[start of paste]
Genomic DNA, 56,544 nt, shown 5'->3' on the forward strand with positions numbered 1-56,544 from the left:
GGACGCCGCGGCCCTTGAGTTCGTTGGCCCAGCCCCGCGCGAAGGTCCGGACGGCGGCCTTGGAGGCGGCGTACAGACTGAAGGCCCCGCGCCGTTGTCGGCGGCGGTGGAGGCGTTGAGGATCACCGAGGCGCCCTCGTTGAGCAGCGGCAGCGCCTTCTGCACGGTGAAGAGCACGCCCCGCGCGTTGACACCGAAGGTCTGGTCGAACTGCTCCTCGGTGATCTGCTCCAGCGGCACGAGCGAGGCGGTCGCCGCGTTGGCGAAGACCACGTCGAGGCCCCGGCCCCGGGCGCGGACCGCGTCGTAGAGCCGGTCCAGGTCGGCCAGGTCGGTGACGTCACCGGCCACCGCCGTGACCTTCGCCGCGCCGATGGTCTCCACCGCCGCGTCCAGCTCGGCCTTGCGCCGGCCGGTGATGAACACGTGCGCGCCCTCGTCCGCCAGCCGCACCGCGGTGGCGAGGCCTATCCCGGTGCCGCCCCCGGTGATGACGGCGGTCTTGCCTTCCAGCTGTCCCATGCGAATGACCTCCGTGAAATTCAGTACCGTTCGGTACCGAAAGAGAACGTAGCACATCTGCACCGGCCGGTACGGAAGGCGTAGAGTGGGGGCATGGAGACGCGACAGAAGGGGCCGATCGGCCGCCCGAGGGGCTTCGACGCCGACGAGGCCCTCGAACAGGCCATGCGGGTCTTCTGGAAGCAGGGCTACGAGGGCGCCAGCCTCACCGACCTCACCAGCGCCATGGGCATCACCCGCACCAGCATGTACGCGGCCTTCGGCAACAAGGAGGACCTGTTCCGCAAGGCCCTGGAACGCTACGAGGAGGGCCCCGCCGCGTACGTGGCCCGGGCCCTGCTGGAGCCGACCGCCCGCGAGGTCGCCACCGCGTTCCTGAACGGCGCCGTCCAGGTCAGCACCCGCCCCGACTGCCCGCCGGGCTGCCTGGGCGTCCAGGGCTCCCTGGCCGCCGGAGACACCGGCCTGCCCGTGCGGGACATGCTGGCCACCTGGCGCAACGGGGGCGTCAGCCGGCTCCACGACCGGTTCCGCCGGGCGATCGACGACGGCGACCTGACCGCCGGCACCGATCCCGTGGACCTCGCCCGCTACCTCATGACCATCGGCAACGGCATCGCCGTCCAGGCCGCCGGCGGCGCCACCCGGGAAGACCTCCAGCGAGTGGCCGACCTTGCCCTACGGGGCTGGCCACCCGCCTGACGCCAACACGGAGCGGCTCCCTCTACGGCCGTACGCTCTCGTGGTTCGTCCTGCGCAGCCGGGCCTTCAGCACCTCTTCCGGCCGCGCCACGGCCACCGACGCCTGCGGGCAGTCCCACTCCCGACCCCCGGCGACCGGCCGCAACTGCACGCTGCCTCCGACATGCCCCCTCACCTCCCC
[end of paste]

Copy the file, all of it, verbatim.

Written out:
Genomic DNA, 56,544 nt, shown 5'->3' on the forward strand with positions numbered 1-56,544 from the left:
GGACGCCGCGGCCCTTGAGTTCGTTGGCCCAGCCCCGCGCGAAGGTCCGGACGGCGGCCTTGGAGGCGGCGTACAGACTGAAGGCCCCGCGCCGTTGTCGGCGGCGGTGGAGGCGTTGAGGATCACCGAGGCGCCCTCGTTGAGCAGCGGCAGCGCCTTCTGCACGGTGAAGAGCACGCCCCGCGCGTTGACACCGAAGGTCTGGTCGAACTGCTCCTCGGTGATCTGCTCCAGCGGCACGAGCGAGGCGGTCGCCGCGTTGGCGAAGACCACGTCGAGGCCCCGGCCCCGGGCGCGGACCGCGTCGTAGAGCCGGTCCAGGTCGGCCAGGTCGGTGACGTCACCGGCCACCGCCGTGACCTTCGCCGCGCCGATGGTCTCCACCGCCGCGTCCAGCTCGGCCTTGCGCCGGCCGGTGATGAACACGTGCGCGCCCTCGTCCGCCAGCCGCACCGCGGTGGCGAGGCCTATCCCGGTGCCGCCCCCGGTGATGACGGCGGTCTTGCCTTCCAGCTGTCCCATGCGAATGACCTCCGTGAAATTCAGTACCGTTCGGTACCGAAAGAGAACGTAGCACATCTGCACCGGCCGGTACGGAAGGCGTAGAGTGGGGGCATGGAGACGCGACAGAAGGGGCCGATCGGCCGCCCGAGGGGCTTCGACGCCGACGAGGCCCTCGAACAGGCCATGCGGGTCTTCTGGAAGCAGGGCTACGAGGGCGCCAGCCTCACCGACCTCACCAGCGCCATGGGCATCACCCGCACCAGCATGTACGCGGCCTTCGGCAACAAGGAGGACCTGTTCCGCAAGGCCCTGGAACGCTACGAGGAGGGCCCCGCCGCGTACGTGGCCCGGGCCCTGCTGGAGCCGACCGCCCGCGAGGTCGCCACCGCGTTCCTGAACGGCGCCGTCCAGGTCAGCACCCGCCCCGACTGCCCGCCGGGCTGCCTGGGCGTCCAGGGCTCCCTGGCCGCCGGAGACACCGGCCTGCCCGTGCGGGACATGCTGGCCACCTGGCGCAACGGGGGCGTCAGCCGGCTCCACGACCGGTTCCGCCGGGCGATCGACGACGGCGACCTGACCGCCGGCACCGATCCCGTGGACCTCGCCCGCTACCTCATGACCATCGGCAACGGCATCGCCGTCCAGGCCGCCGGCGGCGCCACCCGGGAAGACCTCCAGCGAGTGGCCGACCTTGCCCTACGGGGCTGGCCACCCGCCTGACGCCAACACGGAGCGGCTCCCTCTACGGCCGTACGCTCTCGTGGTTCGTCCTGCGCAGCCGGGCCTTCAGCACCTCTTCCGGCCGCGCCACGGCCACCGACGCCTGCGGGCAGTCCCACTCCCGACCCCCGGCGACCGGCCGCAACTGCACGCTGCCTCCGACATGCCCCCTCACCTCCCC